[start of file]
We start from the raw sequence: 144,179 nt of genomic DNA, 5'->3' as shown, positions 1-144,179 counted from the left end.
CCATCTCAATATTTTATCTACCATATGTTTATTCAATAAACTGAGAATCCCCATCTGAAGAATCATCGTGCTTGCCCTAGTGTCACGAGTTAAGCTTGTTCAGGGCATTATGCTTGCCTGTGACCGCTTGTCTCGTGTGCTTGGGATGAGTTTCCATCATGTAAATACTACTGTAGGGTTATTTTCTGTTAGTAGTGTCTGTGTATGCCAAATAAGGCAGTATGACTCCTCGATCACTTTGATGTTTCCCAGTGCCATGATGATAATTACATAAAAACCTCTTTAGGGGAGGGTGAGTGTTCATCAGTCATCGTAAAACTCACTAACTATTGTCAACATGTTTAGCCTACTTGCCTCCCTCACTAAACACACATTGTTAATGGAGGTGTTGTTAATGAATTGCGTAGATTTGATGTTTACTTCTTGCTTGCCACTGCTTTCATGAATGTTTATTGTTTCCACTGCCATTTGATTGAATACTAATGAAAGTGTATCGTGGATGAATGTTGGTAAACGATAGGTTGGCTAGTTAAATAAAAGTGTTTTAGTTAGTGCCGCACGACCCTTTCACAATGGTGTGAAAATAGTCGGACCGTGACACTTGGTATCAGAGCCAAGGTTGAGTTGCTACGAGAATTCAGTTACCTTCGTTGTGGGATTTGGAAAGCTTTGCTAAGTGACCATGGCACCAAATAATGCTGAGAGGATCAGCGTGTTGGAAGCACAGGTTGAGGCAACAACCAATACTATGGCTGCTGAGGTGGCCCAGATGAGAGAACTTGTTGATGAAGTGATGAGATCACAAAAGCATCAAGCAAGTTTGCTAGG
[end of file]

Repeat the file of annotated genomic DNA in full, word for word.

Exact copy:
We start from the raw sequence: 144,179 nt of genomic DNA, 5'->3' as shown, positions 1-144,179 counted from the left end.
CCATCTCAATATTTTATCTACCATATGTTTATTCAATAAACTGAGAATCCCCATCTGAAGAATCATCGTGCTTGCCCTAGTGTCACGAGTTAAGCTTGTTCAGGGCATTATGCTTGCCTGTGACCGCTTGTCTCGTGTGCTTGGGATGAGTTTCCATCATGTAAATACTACTGTAGGGTTATTTTCTGTTAGTAGTGTCTGTGTATGCCAAATAAGGCAGTATGACTCCTCGATCACTTTGATGTTTCCCAGTGCCATGATGATAATTACATAAAAACCTCTTTAGGGGAGGGTGAGTGTTCATCAGTCATCGTAAAACTCACTAACTATTGTCAACATGTTTAGCCTACTTGCCTCCCTCACTAAACACACATTGTTAATGGAGGTGTTGTTAATGAATTGCGTAGATTTGATGTTTACTTCTTGCTTGCCACTGCTTTCATGAATGTTTATTGTTTCCACTGCCATTTGATTGAATACTAATGAAAGTGTATCGTGGATGAATGTTGGTAAACGATAGGTTGGCTAGTTAAATAAAAGTGTTTTAGTTAGTGCCGCACGACCCTTTCACAATGGTGTGAAAATAGTCGGACCGTGACACTTGGTATCAGAGCCAAGGTTGAGTTGCTACGAGAATTCAGTTACCTTCGTTGTGGGATTTGGAAAGCTTTGCTAAGTGACCATGGCACCAAATAATGCTGAGAGGATCAGCGTGTTGGAAGCACAGGTTGAGGCAACAACCAATACTATGGCTGCTGAGGTGGCCCAGATGAGAGAACTTGTTGATGAAGTGATGAGATCACAAAAGCATCAAGCAAGTTTGCTAGG